Tuesday, April 28, 2015

When The Rejections Come Marching In... Procrastinate with Rum

I’m in New Orleans ya’ll.  How I end up in this town is sometimes a mystery to me.  I visited New Orleans for the first time during Mardi Gras when I was nineteen years old, and I didn’t know where it was on a map.  I won’t elaborate as someday my children may read this.

Some habits are hard to break.

I’m not nineteen any more, and I can’t navigate Bourbon Street the way I did twenty-some-odd years ago, but New Orleans is still my favorite city in the world, and the food is still flippin fantastic.


Eggs Benedict Poboy from Stanley's Jackson Square

Bouillabaisse at Muriel's Jackson Square

Black Eyed Peas and Collard Greens at Angeline New Orleans

But before I go on and on about alligator po-boys and freshly shucked oysters and crawfish étouffée, let’s first examine the slew of rejection letters that have flooded my In-Box over the past couple of weeks.

The New England Review rejected Quittin Time; Cleaver Magazine rejected You Can’t Trust Police Reports; and most significantly, Bayou Magazine rejected Me and Peggy and Public Transportation on the same day my ass rolled into The Big Easy, which earned me a self-inflicted Hurricane from Pat O’Briens.

This trip to the USA started in Philly, where I spent time with my family and friends, although it’s never enough.  A note to The Bestie:  I loved seeing you and gorging on birthday cake with you, but my biggest regret is that we didn’t have at least one lunch together in Bala.  Being in New Orleans has brought back all kinds of fun memories though, and it makes me even more grateful for a friendship that spans so many decades and experiences.  If I could teleport you here right now for beignets at Café Du Monde, I totes would!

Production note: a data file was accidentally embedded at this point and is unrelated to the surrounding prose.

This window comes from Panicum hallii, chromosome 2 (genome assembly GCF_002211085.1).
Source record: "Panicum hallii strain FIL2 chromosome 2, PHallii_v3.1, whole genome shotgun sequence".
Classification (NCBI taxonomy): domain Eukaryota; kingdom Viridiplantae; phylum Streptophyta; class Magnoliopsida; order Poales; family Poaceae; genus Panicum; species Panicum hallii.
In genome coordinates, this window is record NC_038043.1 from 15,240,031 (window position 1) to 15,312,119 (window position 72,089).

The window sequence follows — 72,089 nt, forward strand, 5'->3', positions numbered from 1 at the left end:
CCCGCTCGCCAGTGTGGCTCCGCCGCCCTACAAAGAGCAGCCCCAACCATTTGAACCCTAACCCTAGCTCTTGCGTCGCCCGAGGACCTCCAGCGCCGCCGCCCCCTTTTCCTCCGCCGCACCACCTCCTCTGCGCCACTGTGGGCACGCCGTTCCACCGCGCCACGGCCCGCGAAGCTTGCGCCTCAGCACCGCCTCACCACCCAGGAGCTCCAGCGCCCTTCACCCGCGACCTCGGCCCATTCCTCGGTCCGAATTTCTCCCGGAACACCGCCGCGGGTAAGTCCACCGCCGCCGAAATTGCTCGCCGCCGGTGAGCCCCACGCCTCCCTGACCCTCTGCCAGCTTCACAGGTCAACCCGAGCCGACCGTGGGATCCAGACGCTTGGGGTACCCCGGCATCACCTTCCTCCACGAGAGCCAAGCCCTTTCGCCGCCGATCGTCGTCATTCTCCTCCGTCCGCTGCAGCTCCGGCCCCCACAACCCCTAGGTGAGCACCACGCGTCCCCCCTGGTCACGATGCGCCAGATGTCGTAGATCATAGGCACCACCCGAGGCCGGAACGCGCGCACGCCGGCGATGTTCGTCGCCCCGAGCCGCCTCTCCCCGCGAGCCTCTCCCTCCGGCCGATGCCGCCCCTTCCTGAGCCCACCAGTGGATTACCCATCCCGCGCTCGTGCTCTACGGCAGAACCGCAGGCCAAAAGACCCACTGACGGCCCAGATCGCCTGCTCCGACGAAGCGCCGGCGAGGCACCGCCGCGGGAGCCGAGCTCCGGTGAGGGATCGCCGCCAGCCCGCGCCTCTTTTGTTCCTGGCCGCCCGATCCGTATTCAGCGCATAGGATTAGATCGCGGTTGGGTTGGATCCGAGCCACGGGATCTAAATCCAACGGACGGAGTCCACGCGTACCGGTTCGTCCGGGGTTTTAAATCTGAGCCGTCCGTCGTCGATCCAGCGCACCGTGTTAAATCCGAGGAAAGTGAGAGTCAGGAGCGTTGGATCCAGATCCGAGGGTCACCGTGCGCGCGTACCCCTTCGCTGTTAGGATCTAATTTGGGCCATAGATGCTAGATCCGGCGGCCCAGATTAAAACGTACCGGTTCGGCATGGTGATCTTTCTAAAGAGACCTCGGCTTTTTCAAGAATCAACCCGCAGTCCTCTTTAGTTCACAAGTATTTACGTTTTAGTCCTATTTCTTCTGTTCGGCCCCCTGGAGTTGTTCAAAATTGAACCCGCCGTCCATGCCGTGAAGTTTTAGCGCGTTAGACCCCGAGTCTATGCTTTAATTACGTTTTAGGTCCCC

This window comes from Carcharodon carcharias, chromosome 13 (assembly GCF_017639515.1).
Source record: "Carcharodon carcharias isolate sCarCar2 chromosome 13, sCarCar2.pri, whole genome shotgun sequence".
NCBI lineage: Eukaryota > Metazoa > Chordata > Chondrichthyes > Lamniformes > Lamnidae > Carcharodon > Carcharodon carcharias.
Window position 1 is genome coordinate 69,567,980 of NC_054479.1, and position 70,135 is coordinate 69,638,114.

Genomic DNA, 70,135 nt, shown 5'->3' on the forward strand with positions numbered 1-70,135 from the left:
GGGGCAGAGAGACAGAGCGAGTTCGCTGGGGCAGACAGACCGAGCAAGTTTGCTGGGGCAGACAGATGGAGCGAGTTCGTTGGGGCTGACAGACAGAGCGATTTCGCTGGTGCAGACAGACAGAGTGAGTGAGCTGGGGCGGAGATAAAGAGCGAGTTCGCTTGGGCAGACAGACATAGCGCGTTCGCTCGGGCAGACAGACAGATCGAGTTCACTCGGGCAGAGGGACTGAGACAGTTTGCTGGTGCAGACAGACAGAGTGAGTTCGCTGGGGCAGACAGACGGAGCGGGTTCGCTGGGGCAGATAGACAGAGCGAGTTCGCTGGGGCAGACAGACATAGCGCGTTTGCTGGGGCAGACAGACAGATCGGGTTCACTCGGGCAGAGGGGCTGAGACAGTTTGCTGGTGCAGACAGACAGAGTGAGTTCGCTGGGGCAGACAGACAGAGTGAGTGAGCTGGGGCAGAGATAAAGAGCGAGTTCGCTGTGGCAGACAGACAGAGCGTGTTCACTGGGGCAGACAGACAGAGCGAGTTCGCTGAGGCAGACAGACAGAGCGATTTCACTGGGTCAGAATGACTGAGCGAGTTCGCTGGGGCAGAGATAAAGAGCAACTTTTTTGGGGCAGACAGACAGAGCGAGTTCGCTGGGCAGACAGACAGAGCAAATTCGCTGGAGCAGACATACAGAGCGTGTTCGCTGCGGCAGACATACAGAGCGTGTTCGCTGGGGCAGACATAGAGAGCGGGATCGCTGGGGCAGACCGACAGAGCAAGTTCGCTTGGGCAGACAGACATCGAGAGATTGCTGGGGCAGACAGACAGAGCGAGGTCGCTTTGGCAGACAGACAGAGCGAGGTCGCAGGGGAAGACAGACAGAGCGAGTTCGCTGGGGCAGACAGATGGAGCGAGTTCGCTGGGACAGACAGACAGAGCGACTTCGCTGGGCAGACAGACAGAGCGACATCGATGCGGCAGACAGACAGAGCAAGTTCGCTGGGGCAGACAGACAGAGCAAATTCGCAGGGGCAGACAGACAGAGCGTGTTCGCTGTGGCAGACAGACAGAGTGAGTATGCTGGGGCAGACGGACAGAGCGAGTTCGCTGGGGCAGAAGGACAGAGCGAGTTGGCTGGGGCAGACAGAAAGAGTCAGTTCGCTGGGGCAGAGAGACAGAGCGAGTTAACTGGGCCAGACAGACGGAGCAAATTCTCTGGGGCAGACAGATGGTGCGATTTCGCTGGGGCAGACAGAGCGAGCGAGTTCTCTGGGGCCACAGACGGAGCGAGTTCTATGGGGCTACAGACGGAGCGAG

Alternatively, if I could teleport us to Sullivan’s Steakhouse for a lively discussion about Kanye West’s Katrina comments, I’d do that too.

Instead, I think I’ll meander the French Quarter, invade a voodoo shop, and see if I can conjure up the ghost of a twenty-three year old me, so I can tell her that life is good despite occasional setbacks, and seafood gumbo is still out of this world amazing, even when it shows a little faster on the hips, and that home is where the heart is, even if it’s in France.









PS - Apparently, my novel is on hiatus while I nurse my rejections with rum, jazz, and nostalgia.


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